The Department of Mineralogy holds collections covering all inorganic crystalline materials that come from the earth and outer space, like rocks, minerals, gemstones, ores, meteorites and a moon rock! The Museum also has collections of mineraloids (amber, pearls, opal) and synthetic industrial minerals (quartz, corundum, salts). The lapidary collection of polished stones and faceted gems covers common, precious, natural, and synthetic materials.
The majority of specimens were acquired from the teaching collections of Case Institute of Technology, Western Reserve and Heidelberg Colleges. Many specimens are from localities that no longer exist. In curating these specimens, we not only provide public enjoyment of the natural beauty of these materials through our exhibits, we also make specimens available for non-destructive research and preserve pieces of the geologic record of Earth’s history.
The Jeptha Homer Wade II Gallery of Gems & Jewels displays one of the finest collections of gem materials in North America. Presenting faceted next to natural crystals, the exhibit contains necklaces of jade, pink topaz and peridot, Mississippi River pearls, opals and a particularly fine group of colored diamonds.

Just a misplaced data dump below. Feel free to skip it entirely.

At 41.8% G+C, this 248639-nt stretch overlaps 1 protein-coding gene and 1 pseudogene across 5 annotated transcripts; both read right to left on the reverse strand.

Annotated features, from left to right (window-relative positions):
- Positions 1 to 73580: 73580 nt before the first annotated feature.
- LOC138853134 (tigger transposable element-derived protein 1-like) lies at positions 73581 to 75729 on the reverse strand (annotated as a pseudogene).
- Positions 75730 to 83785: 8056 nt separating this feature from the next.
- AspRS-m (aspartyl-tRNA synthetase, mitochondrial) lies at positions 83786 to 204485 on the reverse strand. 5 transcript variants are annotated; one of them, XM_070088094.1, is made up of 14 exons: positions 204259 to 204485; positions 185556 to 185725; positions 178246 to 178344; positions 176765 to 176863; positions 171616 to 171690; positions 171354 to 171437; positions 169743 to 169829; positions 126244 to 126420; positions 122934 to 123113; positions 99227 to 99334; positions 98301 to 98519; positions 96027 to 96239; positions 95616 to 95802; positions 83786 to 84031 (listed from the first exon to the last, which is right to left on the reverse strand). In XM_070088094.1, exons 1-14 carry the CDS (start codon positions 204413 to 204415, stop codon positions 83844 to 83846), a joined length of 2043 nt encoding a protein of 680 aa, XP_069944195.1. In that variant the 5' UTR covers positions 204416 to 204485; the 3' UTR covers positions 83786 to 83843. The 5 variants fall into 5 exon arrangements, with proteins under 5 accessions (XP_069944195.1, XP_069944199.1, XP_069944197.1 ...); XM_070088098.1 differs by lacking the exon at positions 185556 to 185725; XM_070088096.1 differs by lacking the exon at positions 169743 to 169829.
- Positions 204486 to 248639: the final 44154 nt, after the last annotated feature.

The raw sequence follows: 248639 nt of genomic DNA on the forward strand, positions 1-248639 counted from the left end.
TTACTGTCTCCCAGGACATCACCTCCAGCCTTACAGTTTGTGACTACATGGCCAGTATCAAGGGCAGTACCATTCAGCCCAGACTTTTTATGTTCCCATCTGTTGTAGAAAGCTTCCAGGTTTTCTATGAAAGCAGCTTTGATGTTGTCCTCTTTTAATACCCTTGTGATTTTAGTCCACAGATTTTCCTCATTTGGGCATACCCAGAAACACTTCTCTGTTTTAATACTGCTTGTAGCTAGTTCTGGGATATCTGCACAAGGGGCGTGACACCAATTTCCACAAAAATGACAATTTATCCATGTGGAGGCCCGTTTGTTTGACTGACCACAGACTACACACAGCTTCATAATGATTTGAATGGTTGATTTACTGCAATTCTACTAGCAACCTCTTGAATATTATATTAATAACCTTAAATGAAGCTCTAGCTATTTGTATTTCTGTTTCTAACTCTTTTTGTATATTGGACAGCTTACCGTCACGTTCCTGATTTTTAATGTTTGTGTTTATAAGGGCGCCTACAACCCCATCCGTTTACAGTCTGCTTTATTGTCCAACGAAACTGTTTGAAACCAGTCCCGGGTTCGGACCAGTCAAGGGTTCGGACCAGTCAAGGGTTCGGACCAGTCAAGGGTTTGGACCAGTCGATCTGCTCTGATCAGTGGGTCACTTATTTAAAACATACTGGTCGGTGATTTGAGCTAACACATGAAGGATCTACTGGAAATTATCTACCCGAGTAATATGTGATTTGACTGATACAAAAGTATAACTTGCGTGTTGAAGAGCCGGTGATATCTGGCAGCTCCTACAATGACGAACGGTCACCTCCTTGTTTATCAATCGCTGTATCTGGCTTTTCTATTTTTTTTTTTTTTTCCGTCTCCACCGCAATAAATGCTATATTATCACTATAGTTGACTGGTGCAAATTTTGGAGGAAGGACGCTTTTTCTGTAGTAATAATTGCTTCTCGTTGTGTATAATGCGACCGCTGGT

The Department of Mineralogy has both a research lab and collections area located off the main galleries. Large glass doors allow visitors to observe volunteers sorting and cataloging specimens, and student researchers cutting, grinding and analyzing the mineralogy of rock specimens.
Research being conducted in the department centers around optical petrology—the identification and interpretation of rocks through the identification of minerals by transmitted light microscopy. Projects include the origin of agates, description of sandstones of Northeastern Ohio, identification of building stones, elucidating glacial sand mineralogy and the mineral composition of caddisfly mobile cases.
Curator of Mineralogy: Dr. David Saja
You may contact Dr. Saja at email@example.com or (216) 231-4600, ext. 3229